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"Consumers don't want to be treated like criminals and artists don't want their valuable
work stolen."
——Steve Jobs
APPLE BAKES UP ITS ONLINE STORE
Dollar-a-Download Dish Debuts—Will Consumers Peel for It?
"There’s never been anything like this before."

So proclaimed Apple ruler Steve Jobs as he presided over a press conference this morning (4/28) announcing the debut of the computer firm’s new online music service, the iTunes Music Store.

UMG ruler Doug Morris, Interscope chief Jimmy Iovine, WMG overlord Roger Ames, Warner Bros. head Tom Whalley and Elektra CEO Sylvia Rhone were among the music-biz elite in attendance, underscoring their enthusiasm for Jobs' initiative.

As expected, the song-vending site—which offers some 200,000 songs licensed from the Big Five—will offer downloads at 99 cents apiece, which can be listened to via Apple’s iTunes 4 software and synced with its groundbreaking portable player, the iPod.

Insisting that "Consumers don't want to be treated like criminals, and artists don't want their valuable work stolen," Jobs described Apple's suite of offerings as the elusive middle ground that would meet the needs of creators and fans alike.

Users can buy individual tracks at under a buck apiece, or whole albums, with one-click purchasing (a popular facet of Amazon.com). Songs can then be transferred to the iPod or burned to CD, and can be accessed on up to three Mac computers. 30-second samples of all songs can be previewed for free.

Jobs said the launch of the Music Store, which debuts in a Mac-only version today (exclusively in the U.S.) but is promised to Windows users by year’s end, marks the transition from Apple’s controversial "Rip, Mix, Burn" campaign to the industry-friendly "Buy, Burn, iPod."

The newest version of the portable has more memory—it can hold 30 gigabytes of music, or about 7,500 songs—and is even lighter than previous models. Users of the well-regarded device will require an upgrade to allow them to make use of the store.

Apple is touting its new offerings as the easiest, most comprehensive commercial alternative to online music "stealing." Furthermore, Jobs contended, Apple is the first company to bring together the "entire ecosystem" of digital music—i.e. hardware, software and content—in a viable consumer form. "We don’t know any other company," he insisted, "that has these assets under one roof."

The tracks sold via the Music Store will not be in the MP3 format, but rather in AAC (for "advanced audio coding")—providing improved sound quality.

Jobs, bubbling with enthusiasm as he demonstrated the music store for an appreciative San Francisco crowd, hunted through various genres and played exclusive video clips. Among the features offered: browsing by artist, genre, new releases, top downloads, staff favorites and more; multiple versions of the same song ("Mack the Knife" served as an example); exclusive content and cover art.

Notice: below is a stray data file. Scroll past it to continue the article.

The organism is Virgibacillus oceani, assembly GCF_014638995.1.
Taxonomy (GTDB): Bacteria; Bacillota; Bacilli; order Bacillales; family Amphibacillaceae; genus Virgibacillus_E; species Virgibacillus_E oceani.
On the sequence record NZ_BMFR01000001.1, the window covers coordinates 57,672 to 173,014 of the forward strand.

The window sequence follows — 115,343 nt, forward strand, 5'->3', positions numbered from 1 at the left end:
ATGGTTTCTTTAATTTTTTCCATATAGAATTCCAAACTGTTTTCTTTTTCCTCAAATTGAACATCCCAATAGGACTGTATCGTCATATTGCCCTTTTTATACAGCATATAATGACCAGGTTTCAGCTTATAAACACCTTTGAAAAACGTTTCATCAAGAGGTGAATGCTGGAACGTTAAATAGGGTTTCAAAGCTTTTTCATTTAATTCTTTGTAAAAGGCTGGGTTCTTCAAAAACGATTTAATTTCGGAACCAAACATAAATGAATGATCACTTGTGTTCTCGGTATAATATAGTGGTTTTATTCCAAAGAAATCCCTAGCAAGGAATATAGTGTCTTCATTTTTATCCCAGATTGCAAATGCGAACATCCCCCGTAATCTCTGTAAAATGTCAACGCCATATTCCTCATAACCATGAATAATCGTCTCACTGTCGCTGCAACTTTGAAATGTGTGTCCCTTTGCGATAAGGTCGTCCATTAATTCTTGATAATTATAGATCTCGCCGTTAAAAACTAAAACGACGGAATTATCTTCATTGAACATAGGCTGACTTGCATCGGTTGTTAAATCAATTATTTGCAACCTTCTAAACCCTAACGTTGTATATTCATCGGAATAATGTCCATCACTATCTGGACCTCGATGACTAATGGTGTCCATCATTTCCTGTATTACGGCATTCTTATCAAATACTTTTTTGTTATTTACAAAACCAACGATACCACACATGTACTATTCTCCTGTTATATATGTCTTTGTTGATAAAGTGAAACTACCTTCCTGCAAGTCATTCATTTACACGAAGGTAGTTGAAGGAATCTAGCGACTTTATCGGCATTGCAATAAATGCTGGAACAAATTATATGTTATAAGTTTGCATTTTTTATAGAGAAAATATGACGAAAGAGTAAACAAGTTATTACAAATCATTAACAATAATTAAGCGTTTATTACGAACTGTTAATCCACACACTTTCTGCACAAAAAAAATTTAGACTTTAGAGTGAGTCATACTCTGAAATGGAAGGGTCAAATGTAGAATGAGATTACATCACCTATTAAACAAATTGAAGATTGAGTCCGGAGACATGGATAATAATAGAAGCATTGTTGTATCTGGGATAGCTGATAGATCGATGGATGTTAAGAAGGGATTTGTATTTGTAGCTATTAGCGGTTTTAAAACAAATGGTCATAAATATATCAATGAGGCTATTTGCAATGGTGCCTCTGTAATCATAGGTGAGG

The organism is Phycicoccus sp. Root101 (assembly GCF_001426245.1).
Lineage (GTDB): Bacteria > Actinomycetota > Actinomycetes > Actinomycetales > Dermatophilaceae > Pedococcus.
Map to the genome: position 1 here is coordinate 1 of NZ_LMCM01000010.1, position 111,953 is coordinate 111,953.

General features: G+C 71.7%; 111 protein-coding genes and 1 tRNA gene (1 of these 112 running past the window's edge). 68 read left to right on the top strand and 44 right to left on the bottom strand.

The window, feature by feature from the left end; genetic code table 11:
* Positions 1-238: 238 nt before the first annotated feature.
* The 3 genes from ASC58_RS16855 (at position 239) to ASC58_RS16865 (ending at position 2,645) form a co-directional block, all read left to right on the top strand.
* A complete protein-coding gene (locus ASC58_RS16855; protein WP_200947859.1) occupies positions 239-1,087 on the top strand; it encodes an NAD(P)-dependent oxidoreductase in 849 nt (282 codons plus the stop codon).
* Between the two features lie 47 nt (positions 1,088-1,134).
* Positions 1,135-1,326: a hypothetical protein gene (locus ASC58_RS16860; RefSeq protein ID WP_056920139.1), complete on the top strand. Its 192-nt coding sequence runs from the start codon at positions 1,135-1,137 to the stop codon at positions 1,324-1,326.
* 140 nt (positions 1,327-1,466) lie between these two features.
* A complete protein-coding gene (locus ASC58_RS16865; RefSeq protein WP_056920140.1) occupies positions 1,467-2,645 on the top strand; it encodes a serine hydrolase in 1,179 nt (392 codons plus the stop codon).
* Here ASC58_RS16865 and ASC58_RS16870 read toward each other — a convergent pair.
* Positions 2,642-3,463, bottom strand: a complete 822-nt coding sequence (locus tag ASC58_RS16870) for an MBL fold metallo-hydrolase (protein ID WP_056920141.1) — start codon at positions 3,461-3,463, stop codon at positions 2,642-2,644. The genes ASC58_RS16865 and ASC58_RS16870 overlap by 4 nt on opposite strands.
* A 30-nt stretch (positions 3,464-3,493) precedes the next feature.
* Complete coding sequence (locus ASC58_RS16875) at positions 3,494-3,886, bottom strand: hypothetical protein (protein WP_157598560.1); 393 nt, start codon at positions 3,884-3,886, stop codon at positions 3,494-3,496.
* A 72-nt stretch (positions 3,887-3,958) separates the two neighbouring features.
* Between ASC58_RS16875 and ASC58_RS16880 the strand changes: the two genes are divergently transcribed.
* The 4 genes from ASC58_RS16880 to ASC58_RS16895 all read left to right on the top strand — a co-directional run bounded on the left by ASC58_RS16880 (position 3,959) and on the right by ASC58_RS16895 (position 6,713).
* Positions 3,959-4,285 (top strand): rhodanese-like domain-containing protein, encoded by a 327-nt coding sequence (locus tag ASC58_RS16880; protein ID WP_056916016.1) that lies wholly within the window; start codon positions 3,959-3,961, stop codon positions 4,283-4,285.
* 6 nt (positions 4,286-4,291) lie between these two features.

Artist pages will be free to access, and will include links to artist websites, exclusive video and other content. "You don’t have to spend a dime" on such features, contended Jobs, "but we think you’ll fall in love with music so much that you’ll spend some money."

The Apple chieftain also showed how songs purchased and kept in iTunes could be imported into other Apple applications, such as iPhoto, to provide a soundtrack for personal photo slideshows.

A brief informercial hosted by MTV personality Ian Robinson showcased the store and iPod and offered testimonials from Bono, Alanis Morissette and Branford Marsalis.

Typically, Apple is launching the store with a splashy ad campaign. With the modest slogan "Rock and roll will never die. It is, however, being reborn," print ads tout the store, software and new iPod. A series of TV spots show folks singing along as they listen to their iPods with headphones, followed by the copy, "Your favorite songs for 99 cents."

Though Friday saw a Federal Judge rule that the operators of Grokster, Morpheus and peer-to-peer file-sharing networks could not be held responsible for users’ unauthorized sharing of content, many in the industry see Jobs’ gambit as the best hope yet for the biz to profit from digital distribution.

Though the a la carte download model fared miserably in its earliest incarnations and was soon surpassed by the subscription model in the minds of prognosticating digerati, Jobs’ model confirms the suspicions of many online observers that consumers may be ready to buy tracks in this form.

Apple will have a "window" to get the bugs out with the smaller, more dedicated Mac community (which makes up about 3% of the PC market) before going wide with Windows users. Then we shall see.

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